Das Kalenderblatt 091211

10/12/2009 - 14:23 von WM | Report spam
The difficulty we are confronted with is that ZFC makes a claim we
find implausible. To say we can't criticize ZFC since ZFC is our
theory of sets is obviously to beg the question whether we ought to
adopt it despite claims about cardinality that we might regard as
exorbitant.
[George Boolos: 'Must We Believe in Set Theory?]

Cancer robbed our community of an outstanding philosopher. One is
tempted to say “philosopher and logician,” but as Richard Cartwright
remarked in his eulogy for George Boolos, “he would have not been
altogether happy with the description: accurate, no doubt, but faintly
redundant—a little like describing someone as ‘mathematician and
algebraist.’”

[...] George Boolos made significant contributions in every area of
logic in which he worked. [...] Gödel, in contrast to Boolos, argued
that the axioms of choice and replacement do follow from the iterative
conception. In article 7, an introduction to a posthumously published
lecture by Gödel, Boolos takes issue with Gödel’s Platonistic claim
that the axioms of ZFC (Zermelo Frankel set theory with Choice) “force
themselves upon us as true.” Even if the axioms articulate a natural
and compelling conception of set, they need not correspond to anything
objectively real.

Article 2 contains Boolos’ defense of Fraenkel’s, in contrast to
Zermelo’s, position that first-order but not second-order logic is
applicable to set theory. Boolos criticizes the view of Charles
Parsons (and D. A. Martin) that it makes sense to use second-order
quantifiers when first-order quantifiers range over entities that do
not form a set. Boolos’ answer to the title of article 8, “Must We
Believe in Set Theory?” is ‘no’: the phenomenological argument (due to
Gödel) does not imply that the axioms of set theory correspond to
something real, and the indispensability argument (due to Carnap) that
mathematics is required by our best physical theory, is dismissed as
“rubbish.”

[Gary Mar: "Book Review: Logic, Logic and Logic, George Boolos.
Harvard University Press, 1998. ix + 443 pages. Hardcover $45,
paperback $22.95. ISBN 0-674-53767-X.",
Essays in Philosophy, Vol. 1 No. 2, June 2000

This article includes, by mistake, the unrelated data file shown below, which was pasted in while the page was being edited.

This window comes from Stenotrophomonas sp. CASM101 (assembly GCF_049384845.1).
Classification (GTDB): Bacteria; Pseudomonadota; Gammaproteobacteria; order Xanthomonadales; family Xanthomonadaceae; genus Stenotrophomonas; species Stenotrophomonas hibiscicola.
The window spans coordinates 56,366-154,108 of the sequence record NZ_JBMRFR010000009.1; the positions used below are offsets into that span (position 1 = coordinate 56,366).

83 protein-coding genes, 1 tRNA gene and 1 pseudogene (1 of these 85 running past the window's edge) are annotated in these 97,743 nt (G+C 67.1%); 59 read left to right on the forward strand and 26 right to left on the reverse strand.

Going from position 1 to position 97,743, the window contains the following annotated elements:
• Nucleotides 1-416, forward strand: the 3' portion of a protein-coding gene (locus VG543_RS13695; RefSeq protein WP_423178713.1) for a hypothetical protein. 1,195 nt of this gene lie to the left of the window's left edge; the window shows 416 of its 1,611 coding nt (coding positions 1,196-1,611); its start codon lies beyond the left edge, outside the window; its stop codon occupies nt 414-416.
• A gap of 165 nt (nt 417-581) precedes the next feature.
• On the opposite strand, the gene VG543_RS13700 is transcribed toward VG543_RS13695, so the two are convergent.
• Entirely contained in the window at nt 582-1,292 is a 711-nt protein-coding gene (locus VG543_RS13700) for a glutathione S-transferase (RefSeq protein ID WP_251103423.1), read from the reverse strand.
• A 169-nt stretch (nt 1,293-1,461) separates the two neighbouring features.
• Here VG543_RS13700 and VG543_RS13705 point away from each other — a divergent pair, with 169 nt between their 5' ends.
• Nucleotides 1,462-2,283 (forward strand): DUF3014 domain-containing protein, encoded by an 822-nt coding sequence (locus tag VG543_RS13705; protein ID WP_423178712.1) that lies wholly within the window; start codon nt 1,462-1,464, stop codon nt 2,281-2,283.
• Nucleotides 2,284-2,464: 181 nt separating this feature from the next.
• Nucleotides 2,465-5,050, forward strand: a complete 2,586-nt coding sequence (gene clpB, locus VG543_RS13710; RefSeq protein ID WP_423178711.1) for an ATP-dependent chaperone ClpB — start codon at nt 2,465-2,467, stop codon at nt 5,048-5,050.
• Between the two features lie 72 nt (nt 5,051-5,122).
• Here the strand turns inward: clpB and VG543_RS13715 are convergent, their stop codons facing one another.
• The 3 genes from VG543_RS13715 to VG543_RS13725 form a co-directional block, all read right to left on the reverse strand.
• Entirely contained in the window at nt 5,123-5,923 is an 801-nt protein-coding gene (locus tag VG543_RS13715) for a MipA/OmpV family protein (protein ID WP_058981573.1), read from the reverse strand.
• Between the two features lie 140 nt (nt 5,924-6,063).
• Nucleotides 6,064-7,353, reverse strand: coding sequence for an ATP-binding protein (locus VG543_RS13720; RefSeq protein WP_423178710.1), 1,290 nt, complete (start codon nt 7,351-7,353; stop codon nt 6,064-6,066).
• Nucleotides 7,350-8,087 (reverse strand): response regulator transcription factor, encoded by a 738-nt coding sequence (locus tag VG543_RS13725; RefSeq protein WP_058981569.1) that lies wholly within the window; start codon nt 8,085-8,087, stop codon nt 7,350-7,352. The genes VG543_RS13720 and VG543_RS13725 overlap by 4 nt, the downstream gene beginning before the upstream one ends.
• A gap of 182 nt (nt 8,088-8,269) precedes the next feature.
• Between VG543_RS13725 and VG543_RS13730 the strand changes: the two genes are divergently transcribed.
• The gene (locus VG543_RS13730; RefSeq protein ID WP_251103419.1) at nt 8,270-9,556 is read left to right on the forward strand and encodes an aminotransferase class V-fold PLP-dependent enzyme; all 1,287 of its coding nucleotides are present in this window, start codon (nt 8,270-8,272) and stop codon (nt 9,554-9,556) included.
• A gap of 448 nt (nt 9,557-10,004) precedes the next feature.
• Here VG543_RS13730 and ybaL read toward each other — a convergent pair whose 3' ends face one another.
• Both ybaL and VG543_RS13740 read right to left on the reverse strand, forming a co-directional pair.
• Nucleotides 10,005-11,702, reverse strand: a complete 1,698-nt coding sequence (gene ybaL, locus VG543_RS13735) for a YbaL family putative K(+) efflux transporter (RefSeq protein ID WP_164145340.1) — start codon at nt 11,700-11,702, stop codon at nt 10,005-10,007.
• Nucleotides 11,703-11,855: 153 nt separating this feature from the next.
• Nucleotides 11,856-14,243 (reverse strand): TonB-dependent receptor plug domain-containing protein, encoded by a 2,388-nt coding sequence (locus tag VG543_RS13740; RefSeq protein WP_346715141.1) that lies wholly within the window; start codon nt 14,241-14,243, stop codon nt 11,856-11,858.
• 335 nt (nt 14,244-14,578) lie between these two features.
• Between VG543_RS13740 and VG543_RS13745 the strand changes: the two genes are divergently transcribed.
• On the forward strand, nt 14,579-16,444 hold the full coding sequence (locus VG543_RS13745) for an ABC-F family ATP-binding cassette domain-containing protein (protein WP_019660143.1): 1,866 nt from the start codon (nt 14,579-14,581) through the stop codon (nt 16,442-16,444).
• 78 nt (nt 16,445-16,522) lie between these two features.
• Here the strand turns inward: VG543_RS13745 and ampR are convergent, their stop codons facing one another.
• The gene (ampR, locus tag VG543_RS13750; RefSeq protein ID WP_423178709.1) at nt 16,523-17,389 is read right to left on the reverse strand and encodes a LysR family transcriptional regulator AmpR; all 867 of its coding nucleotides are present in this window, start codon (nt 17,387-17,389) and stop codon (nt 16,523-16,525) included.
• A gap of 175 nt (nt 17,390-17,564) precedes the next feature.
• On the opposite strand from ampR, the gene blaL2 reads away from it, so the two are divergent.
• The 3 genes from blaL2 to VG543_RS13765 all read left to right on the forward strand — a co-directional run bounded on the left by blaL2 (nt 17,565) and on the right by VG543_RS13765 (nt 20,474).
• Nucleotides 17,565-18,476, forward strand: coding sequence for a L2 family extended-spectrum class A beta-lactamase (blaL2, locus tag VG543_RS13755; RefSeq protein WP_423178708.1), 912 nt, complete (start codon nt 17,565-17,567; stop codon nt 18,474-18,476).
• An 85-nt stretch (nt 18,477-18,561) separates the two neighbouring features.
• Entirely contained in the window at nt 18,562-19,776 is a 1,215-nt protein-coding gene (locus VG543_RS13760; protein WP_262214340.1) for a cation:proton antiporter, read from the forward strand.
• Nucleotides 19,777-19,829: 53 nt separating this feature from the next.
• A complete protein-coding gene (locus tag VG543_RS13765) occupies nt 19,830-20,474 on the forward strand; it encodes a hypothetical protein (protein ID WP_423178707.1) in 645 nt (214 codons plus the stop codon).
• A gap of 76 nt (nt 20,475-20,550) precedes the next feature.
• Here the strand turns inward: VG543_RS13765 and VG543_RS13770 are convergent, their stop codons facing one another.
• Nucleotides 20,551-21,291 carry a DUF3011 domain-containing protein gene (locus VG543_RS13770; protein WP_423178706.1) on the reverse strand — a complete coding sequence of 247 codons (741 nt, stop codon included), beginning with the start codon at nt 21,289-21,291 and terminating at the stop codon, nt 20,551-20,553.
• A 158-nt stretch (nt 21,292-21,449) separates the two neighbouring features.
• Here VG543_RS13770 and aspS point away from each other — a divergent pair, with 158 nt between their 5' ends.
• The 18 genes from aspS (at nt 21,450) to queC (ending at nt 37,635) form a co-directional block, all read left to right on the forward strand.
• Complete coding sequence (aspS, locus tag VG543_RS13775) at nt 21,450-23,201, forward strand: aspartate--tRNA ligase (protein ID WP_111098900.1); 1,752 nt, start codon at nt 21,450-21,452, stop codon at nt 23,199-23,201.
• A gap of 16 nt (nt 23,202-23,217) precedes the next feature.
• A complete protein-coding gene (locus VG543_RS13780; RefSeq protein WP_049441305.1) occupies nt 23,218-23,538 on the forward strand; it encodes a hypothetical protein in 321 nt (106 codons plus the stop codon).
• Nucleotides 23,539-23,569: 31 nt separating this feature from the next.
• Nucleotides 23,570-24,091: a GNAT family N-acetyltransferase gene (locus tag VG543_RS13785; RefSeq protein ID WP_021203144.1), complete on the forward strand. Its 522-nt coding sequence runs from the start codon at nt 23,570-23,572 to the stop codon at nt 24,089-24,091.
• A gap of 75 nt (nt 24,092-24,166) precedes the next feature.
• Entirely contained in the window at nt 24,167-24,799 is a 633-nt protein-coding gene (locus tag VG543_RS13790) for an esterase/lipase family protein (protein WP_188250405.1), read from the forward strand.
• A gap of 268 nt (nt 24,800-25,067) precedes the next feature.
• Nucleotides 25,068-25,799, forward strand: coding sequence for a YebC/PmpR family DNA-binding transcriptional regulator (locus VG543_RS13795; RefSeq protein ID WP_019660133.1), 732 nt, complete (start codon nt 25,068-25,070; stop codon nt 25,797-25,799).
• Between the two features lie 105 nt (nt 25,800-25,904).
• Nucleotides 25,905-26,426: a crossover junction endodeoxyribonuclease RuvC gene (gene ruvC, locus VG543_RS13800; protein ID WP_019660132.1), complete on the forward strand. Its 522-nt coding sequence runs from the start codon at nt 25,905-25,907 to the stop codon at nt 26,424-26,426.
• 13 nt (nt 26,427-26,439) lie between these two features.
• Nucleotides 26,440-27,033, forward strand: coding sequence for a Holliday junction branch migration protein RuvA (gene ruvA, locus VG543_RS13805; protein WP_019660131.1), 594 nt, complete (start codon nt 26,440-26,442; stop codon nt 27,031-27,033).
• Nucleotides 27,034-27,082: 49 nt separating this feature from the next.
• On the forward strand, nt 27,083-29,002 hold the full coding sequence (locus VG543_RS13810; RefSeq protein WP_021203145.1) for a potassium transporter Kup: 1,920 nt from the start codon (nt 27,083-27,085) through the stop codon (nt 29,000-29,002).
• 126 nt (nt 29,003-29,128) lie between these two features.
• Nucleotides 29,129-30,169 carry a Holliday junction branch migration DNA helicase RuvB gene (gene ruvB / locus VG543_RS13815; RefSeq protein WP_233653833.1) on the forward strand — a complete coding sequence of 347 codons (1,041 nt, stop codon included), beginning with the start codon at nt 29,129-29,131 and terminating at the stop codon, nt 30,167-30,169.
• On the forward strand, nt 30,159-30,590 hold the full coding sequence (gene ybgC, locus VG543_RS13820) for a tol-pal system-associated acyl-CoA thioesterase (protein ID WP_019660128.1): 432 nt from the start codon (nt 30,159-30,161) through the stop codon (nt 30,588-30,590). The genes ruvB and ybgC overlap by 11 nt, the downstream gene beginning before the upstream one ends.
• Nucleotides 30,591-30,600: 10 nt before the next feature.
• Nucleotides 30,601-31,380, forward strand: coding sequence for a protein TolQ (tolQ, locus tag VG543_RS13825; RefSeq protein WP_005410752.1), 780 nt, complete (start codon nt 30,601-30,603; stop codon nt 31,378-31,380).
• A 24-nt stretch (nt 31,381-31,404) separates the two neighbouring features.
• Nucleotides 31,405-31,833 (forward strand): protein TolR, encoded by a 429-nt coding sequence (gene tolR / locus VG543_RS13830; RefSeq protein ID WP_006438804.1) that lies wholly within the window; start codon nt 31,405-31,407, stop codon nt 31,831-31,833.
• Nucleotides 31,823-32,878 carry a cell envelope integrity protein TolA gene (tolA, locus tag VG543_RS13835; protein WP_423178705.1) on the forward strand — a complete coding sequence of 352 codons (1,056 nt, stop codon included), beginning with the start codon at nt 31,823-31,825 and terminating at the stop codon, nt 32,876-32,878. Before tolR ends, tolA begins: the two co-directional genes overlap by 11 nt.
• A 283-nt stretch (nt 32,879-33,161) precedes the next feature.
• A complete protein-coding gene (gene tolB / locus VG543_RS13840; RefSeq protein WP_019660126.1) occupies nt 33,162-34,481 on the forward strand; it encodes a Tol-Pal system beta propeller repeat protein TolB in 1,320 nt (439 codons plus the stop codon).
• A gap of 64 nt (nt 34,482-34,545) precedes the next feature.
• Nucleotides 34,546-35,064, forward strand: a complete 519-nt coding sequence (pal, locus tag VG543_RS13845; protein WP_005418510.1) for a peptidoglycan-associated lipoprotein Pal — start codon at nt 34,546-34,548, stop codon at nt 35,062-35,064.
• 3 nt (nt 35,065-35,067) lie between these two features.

http://www.humboldt.edu/~essays/marrev.html

Gruß, WM
 

Lesen sie die antworten

#1 Peter
10/12/2009 - 21:53 | Warnen spam
On 10 Dez., 14:23, WM wrote:

The difficulty we are confronted with is that ZFC makes a claim we
find implausible. To say we can't criticize ZFC since ZFC is our
theory of sets is obviously to beg the question whether we ought to
adopt it despite claims about cardinality that we might regard as
exorbitant.
[George Boolos: 'Must We Believe in Set Theory?]

In article 7, an introduction to a posthumously published
lecture by Gödel, Boolos takes issue with Gödel’s Platonistic claim
that the axioms of ZFC (Zermelo Frankel set theory with Choice) “force
themselves upon us as true.” Even if the axioms articulate a natural
and compelling conception of set, they need not correspond to anything
objectively real.

Boolos’ answer to the title of article 8, “Must We Believe in Set Theory?”
is ‘no’: the phenomenological argument (due to Gödel) does not imply
that the axioms of set theory correspond to something real, and the
indispensability argument (due to Carnap) that mathematics is required
by our best physical theory, is dismissed as “rubbish.”

[Gary Mar: "Book Review: Logic, Logic and Logic, George Boolos.
Harvard University Press, 1998. ix + 443 pages. Hardcover $45,
paperback $22.95. ISBN 0-674-53767-X.",
Essays in Philosophy, Vol. 1 No. 2, June 2000
http://www.humboldt.edu/~essays/marrev.html



Carsten schrieb gestern:

Was Dein Kalenderblatt so lustig macht, ist, dass Du nicht zwischen
Mathematik, Philosophie und Unfug unterscheidest.



Da ist was dran ;-) Aber wer kann das schon? Auch das will geübt sein,
nicht nur das Wurzelziehen.

Was Dein Kalenderblatt interessant macht, ist, dass Du bisweilen
gute Mathematik und Philosophie darin unterbringst.

Der Hinweis auf George Boolos und dessen Buch "Logic, Logic and Logic"
gehört sicher zu letzterem.

Ich habe jedenfalls die Anregung aufgegriffen, die oben angesprochenen
Artikel 7 und 8 gerade noch einmal durchgelesen, und kann nur sagen:
Wer das Buch von Boolos noch nicht kennt, der sollte es sich zu
Weihnachten
gönnen.

Danke für ein gutes KB.

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